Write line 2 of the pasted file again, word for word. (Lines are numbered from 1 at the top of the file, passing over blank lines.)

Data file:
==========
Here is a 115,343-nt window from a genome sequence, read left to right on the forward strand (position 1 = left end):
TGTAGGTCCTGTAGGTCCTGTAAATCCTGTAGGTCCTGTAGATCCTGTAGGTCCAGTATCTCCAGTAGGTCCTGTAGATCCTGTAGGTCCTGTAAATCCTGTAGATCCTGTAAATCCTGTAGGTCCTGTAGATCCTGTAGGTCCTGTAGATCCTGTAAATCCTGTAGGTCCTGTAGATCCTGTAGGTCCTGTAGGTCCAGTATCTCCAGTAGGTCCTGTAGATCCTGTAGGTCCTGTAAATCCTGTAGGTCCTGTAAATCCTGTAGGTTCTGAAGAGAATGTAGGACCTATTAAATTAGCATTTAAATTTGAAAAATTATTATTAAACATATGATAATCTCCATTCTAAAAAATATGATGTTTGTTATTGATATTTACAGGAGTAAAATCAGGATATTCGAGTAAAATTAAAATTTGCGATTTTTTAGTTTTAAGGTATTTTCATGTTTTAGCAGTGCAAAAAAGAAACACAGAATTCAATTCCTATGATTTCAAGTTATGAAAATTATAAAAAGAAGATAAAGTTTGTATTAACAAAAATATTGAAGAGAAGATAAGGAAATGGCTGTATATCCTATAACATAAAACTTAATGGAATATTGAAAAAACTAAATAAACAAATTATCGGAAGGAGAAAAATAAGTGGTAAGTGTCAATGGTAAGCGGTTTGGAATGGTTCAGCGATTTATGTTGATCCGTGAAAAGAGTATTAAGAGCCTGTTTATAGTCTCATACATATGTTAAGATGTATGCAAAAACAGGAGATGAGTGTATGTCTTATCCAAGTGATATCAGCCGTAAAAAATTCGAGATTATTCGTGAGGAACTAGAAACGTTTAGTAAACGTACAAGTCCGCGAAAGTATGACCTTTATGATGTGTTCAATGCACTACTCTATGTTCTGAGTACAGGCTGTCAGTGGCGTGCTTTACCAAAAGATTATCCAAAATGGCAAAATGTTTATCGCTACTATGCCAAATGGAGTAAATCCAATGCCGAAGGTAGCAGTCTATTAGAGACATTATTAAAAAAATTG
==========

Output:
TGTAGGTCCTGTAGGTCCTGTAAATCCTGTAGGTCCTGTAGATCCTGTAGGTCCAGTATCTCCAGTAGGTCCTGTAGATCCTGTAGGTCCTGTAAATCCTGTAGATCCTGTAAATCCTGTAGGTCCTGTAGATCCTGTAGGTCCTGTAGATCCTGTAAATCCTGTAGGTCCTGTAGATCCTGTAGGTCCTGTAGGTCCAGTATCTCCAGTAGGTCCTGTAGATCCTGTAGGTCCTGTAAATCCTGTAGGTCCTGTAAATCCTGTAGGTTCTGAAGAGAATGTAGGACCTATTAAATTAGCATTTAAATTTGAAAAATTATTATTAAACATATGATAATCTCCATTCTAAAAAATATGATGTTTGTTATTGATATTTACAGGAGTAAAATCAGGATATTCGAGTAAAATTAAAATTTGCGATTTTTTAGTTTTAAGGTATTTTCATGTTTTAGCAGTGCAAAAAAGAAACACAGAATTCAATTCCTATGATTTCAAGTTATGAAAATTATAAAAAGAAGATAAAGTTTGTATTAACAAAAATATTGAAGAGAAGATAAGGAAATGGCTGTATATCCTATAACATAAAACTTAATGGAATATTGAAAAAACTAAATAAACAAATTATCGGAAGGAGAAAAATAAGTGGTAAGTGTCAATGGTAAGCGGTTTGGAATGGTTCAGCGATTTATGTTGATCCGTGAAAAGAGTATTAAGAGCCTGTTTATAGTCTCATACATATGTTAAGATGTATGCAAAAACAGGAGATGAGTGTATGTCTTATCCAAGTGATATCAGCCGTAAAAAATTCGAGATTATTCGTGAGGAACTAGAAACGTTTAGTAAACGTACAAGTCCGCGAAAGTATGACCTTTATGATGTGTTCAATGCACTACTCTATGTTCTGAGTACAGGCTGTCAGTGGCGTGCTTTACCAAAAGATTATCCAAAATGGCAAAATGTTTATCGCTACTATGCCAAATGGAGTAAATCCAATGCCGAAGGTAGCAGTCTATTAGAGACATTATTAAAAAAATTG